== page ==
Category Archives: Spiritual Practices
I’ve been doing these “Spiritual Practice of…” posts for so long now that practically anything I do seems like a potential spiritual practice. Since I’ve already written about how everything is spiritual, I won’t belabor the point here but it does amaze me to consider what an effect this series (and HBTB in general) has had on my spiritual and daily life. I find myself somehow more integrated, more holistic. And isn’t that the point?
So, dear lovely readers, let’s get down to business with the
Spiritual Practice of Drinking Wine (or how wine tasting taught me mindfulness)
Since moving to the Santa Barbara area more than two years ago and living so close to wine country, my husband and I have enjoyed the luxury of trying a variety of higher quality wines at a relatively lower price point than other parts of the country. And being surrounded by wineries and wine drinkers has made the wine culture more accessible.
Here are some things wine tasting can teach us.
1) Prepare. Since I am nothing close to a wine connoisseur, I always like to read the descriptions that usually accompany a wine tasting and ask questions of the server about what the winery is known for, the process of making the wine, and what experience they want me to have. I pay attention to key words like “earthy” or “finish” and try to prepare my palate to experience fully the wine I am about to taste.
2) Breathe. Experienced wine tasters will tell you the first thing you do when you receive a glass of wine is swirl the wine around a little in the glass to aerate it and then stick your nose in and breathe deeply to experience the wine first with your sense of smell.
3) Taste. Wine tasting is not really about drinking wine at all. It’s about tasting. When you taste wine, you don’t just drink it. For one thing, you usually get at the most about an 1/8 of a glass of any wine on the tasting list. That’s not even enough for one gulp. Tasting wine is about really, really tasting it, taking a small sip of wine in through your lips, rolling it around in your mouth so that it touches all parts of your tongue, and even sometimes slurping or gargling a little before finally swallowing. The point is to engage your sense of taste fully with every sip. Some dedicated wine tasters will even spit out the wine after tasting it so the alcoholic effects don’t hinder the next tasting.
4) Notice. Here is where mindfulness really comes in for me. At every point in the process of tasting a particular bottle of wine, my attention is fully claimed. From the moment the wine enters my glass, I am observing the color, feeling the weight of the glass in my hand as I swirl, breathing deeply to smell as much as I can from what the description tells me to expect, and then finally taking a small sip onto my tongue to contemplate the flavor as it slowly makes its way to the back and down my throat. I savor. All my senses are engaged. With this sip of wine in my mouth, I am fully present in this moment in an embodied way. Then, before I take another sip, I consider the finish and the aftertaste. I compare it to the other wines I’ve had and to my expectations from the description.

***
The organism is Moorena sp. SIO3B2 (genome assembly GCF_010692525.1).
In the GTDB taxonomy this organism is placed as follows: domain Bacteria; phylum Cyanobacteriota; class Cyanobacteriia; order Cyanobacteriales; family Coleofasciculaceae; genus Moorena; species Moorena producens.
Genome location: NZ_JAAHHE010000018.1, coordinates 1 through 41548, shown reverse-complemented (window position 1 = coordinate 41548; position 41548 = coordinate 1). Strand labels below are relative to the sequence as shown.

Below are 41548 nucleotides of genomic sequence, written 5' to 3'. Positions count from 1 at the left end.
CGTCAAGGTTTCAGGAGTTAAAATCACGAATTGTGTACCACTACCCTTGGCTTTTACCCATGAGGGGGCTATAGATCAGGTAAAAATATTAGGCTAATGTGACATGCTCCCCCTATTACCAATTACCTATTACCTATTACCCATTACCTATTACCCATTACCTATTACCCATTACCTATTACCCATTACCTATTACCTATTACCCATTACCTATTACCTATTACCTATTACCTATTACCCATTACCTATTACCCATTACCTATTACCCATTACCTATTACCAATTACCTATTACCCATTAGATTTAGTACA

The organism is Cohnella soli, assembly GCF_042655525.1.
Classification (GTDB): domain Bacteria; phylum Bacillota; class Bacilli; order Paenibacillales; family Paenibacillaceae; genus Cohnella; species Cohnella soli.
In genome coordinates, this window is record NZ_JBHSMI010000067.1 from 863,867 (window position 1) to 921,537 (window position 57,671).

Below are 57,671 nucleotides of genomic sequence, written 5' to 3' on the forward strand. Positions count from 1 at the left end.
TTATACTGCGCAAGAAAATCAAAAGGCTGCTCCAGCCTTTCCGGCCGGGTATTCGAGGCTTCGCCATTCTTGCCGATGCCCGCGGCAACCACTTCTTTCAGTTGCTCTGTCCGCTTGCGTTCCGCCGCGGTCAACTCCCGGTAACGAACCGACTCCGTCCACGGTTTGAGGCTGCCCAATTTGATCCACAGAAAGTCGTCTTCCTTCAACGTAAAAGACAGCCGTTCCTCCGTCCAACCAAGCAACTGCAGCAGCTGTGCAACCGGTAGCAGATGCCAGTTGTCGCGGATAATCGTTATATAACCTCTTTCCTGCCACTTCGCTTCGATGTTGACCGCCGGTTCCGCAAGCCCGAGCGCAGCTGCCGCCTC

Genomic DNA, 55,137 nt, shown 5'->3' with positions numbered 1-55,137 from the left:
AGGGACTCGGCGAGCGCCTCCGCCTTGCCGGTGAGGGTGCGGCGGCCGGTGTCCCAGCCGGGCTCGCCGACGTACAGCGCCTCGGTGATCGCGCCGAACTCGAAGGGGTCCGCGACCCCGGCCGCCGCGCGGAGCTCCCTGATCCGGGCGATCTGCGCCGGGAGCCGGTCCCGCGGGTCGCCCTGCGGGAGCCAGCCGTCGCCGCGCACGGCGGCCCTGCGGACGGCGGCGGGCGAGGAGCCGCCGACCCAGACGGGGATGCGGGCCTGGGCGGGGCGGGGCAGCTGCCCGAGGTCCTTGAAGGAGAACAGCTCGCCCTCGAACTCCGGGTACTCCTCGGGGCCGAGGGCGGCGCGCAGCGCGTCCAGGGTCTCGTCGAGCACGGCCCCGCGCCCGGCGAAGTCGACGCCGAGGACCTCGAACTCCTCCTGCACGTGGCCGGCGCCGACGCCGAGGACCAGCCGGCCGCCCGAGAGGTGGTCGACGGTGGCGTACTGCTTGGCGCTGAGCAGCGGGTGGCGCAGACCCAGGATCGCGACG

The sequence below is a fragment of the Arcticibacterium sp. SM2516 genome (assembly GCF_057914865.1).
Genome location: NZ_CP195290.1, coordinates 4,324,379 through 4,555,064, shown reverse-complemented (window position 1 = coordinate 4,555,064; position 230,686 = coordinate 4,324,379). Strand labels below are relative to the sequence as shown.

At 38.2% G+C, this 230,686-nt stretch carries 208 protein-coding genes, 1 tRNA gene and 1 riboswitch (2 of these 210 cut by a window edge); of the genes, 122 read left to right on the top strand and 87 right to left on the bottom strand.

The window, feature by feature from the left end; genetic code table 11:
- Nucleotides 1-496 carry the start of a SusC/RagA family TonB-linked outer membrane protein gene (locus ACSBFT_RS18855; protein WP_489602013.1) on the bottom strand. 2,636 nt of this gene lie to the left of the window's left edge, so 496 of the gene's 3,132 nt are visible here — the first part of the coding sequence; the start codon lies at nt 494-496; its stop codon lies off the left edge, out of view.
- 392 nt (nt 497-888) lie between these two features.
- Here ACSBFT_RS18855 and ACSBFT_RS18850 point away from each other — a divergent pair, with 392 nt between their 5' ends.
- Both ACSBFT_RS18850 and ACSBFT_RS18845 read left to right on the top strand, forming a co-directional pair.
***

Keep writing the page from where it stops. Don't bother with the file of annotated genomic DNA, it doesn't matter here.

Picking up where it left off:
5) Repeat. And then, slowly, I go through the process again. Do I pick up any nuances I missed on the first sip? Is my palate more discerning on this trip than last time? Can I appreciate the wine more fully than I did last time?
6) Share. Wine tastings, like many activities, are more fun with friends. Since my husband and I often go together, I like to ask him about his experience of the wine we are tasting. What did he notice? How did it compare to other wines we have tasted? I find that sharing in his experience and sharing mine with him creates a greater depth. My wine tasting experience would be incomplete without this opportunity to share with and learn from each other.
7) Change. I have found that since I started wine tasting, I accidentally apply this method to other beverages I try. New blend of lemonade on the menu? Let me swirl it around in my glass and breathe it in first. It’s led to some odd looks from dinner companions, I’ll admit. But that has only further impressed upon me the benefits of drinking wine as spiritual practice. Slowing down and allowing our activities and experiences to fully engage us in the present moment—fully engaging our bodies, minds, and spirits—helps us cultivate a valuable and lifelong habit reminiscent of Brother Laurence’s practicing the presence of God.
What do you think? Let your voice be heard in the comment box below!
Hello, lovely readers! I’m back to blogging after an unofficial month-ish off. Did you miss me?
After some much needed rest and a break from productivity, I’m excited to get back to HBTB and share what has been coming up for me this summer.
Learning to rest and to allow myself to feel unproductive has been an ongoing challenge. There is always that lingering guilt and pressure to perform and to do so that I’m not wasting my time or being lazy.
But I have found that if I can get to a place of allowing myself to become restful and to be, then I am able to experience so much needed restoration and rejuvenation that I could never access otherwise. It is a constant choice toward balance, a journey to the middle. I’m getting there.
In my own spiritual life, I have found such peace and life in pursuing contemplative forms of prayer. One way that I am moving toward balance in my life is seeking out forms of meditative movement that provide the opportunity to release my mind from the rigors of left-brained living as well as engage my body in the overall spiritual, emotional, and physical well-being of my whole self.
There are a number of forms of meditative movement around. Some, like body prayer, can be very overtly Christian while others, like Yoga, are more accessible to a variety of faith traditions including those who claim none. In my search for a gentle, meditative exercise that would be kind to my currently limited physical condition, I came across Qi Gong. Similar to Yoga, Pilates, Tai Chi, and other movements, Qi Gong is the practice of visualizing the healing flow of energy throughout the body using a series of stretches and motions designed to promote healing and health.